Genova skillfully explores Alzheimer’s through Alice. The onset of it and the rapid progression as shown from September 2002 to September 2005 will make you turn the pages and feel for Alice and her family, which maybe you must not have in a very long time. For instance, the unwell Alice spotting a message the healthier Alice left on voicemail and figuring what it was will absolutely break your heart. There are many such instances throughout the book.

I was majorly taken in by the book because Alzheimer’s is one thing that has always intrigued me. One day you know it all and the other you are reduced to becoming someone who can’t even remember his or her name. “Still Alice” had me in from the very first page and did not let go of me at all. I recommend this to all readers – it will appeal to everyone and probably also make you realize that time is too short and life must be lived nonetheless.

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Epic Retold: #Mahabharata #TwitterFiction #Bhima #140Characters by Chindu Sreedharan

Epic Retold by Chindu Sreedharan Title:Epic Retold: #Mahabharata #TwitterFiction #Bhima #140Characters
Author: Chindu Sreedharan
Publisher: Harper Collins India
ISBN: 9350293951
Genre: Mythology, Fiction
Pages: 288
Source: Publisher
Rating: 5/5

There are now perspectives in mythology. This one’s perspective and that one’s. Maybe as readers we are just too used to such perspectives out in the form of books and what each one has to say about the epics and the lesser-known characters or the more well-known ones. There are different ways and means also to project this – sometimes with illustrations and sometimes through other unique ways of writing. Off late, it is the 140-character stories or through flash-fiction. While I do not read books in the so-called “new formats”, this time around, “Epic Retold: #Mahabharata #TwitterFiction #Bhima #140Characters” by Chindu Sreedharan managed to hold my attention, right from the start to the end.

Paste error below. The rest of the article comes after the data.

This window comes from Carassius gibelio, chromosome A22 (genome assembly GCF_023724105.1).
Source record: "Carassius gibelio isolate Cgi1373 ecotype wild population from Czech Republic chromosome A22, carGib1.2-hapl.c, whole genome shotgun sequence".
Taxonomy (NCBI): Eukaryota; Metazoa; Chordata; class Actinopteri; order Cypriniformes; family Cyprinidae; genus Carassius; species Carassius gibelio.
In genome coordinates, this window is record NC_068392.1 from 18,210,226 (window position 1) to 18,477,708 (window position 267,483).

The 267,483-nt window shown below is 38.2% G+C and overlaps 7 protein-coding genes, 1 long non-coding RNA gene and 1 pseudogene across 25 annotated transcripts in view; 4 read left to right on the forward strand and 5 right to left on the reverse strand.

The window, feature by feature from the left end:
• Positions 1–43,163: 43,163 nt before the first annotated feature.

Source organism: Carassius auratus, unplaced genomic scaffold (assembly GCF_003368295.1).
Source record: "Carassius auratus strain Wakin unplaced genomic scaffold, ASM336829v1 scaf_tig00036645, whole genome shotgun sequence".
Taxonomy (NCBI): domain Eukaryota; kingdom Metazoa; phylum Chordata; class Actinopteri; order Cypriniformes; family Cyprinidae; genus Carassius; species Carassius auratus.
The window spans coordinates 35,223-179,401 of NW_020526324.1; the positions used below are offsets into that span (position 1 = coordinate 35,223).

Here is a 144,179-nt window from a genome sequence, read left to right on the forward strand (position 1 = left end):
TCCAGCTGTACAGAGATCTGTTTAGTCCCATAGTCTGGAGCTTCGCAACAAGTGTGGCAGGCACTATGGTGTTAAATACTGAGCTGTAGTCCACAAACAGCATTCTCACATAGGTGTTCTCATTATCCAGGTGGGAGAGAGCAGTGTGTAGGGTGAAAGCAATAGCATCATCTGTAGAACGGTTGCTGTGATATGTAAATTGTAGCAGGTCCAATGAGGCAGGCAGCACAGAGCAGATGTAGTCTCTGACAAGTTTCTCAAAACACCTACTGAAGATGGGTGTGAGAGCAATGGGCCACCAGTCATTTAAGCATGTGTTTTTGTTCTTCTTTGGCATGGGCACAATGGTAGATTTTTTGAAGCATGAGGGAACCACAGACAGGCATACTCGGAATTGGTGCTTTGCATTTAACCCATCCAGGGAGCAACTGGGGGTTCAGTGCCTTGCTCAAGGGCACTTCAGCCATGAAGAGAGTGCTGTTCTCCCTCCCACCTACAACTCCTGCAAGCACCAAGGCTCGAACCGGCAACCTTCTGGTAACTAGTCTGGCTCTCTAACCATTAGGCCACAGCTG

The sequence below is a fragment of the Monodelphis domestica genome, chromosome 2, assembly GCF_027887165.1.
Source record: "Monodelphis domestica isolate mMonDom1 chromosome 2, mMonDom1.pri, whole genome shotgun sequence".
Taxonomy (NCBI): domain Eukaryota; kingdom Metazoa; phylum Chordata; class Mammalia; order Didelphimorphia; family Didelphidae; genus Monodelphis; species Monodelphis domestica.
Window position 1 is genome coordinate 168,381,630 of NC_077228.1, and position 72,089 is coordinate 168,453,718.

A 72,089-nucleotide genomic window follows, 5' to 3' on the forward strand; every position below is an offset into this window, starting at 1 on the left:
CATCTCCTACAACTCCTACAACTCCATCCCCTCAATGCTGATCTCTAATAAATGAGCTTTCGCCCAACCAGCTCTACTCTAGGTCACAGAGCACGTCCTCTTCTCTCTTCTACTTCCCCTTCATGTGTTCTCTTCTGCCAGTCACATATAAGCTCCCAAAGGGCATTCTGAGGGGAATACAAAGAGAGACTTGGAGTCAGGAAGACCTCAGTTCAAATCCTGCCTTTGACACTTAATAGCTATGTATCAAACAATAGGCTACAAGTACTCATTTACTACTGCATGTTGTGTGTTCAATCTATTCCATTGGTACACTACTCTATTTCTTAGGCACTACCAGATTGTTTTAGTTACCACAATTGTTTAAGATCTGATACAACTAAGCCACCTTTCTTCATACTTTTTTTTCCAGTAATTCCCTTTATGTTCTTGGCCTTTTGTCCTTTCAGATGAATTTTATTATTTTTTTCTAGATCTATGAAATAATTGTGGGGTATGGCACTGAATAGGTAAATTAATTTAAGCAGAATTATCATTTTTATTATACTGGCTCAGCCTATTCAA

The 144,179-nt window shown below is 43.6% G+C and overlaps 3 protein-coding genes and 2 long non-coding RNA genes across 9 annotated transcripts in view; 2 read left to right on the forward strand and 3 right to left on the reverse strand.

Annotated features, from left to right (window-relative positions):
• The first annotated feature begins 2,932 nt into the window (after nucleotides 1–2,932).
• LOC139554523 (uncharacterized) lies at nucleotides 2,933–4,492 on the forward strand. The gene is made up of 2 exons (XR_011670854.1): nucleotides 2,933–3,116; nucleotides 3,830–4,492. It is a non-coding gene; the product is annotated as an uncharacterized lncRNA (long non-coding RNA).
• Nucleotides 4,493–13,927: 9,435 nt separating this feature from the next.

Initially, the book was difficult to get into. For the life of me, I could not get myself to read a book in the form of tweets with hashtags. It just seemed inappropriate to me. And then as I started turning the pages, I was intrigued and sucked in so to say in the story. The difference in this format is that you as a reader feel that all the action is happening live, in front of you, when of course you know that it has been thousands of years since those events occurred.

Bhima has to me always been a fascinating character. He is strong. He is abled. He is also quite a mush-pot, from what mythology has to depict. At the same time, he is also the one who can snap the neck of an opponent in less than a minute. There is a lot going on with this character from the Mahabharata and yet the only brothers we ever know or speak of are Yudhistar or Arjuna. The other three are almost forgotten, which is not the case when it comes to this book.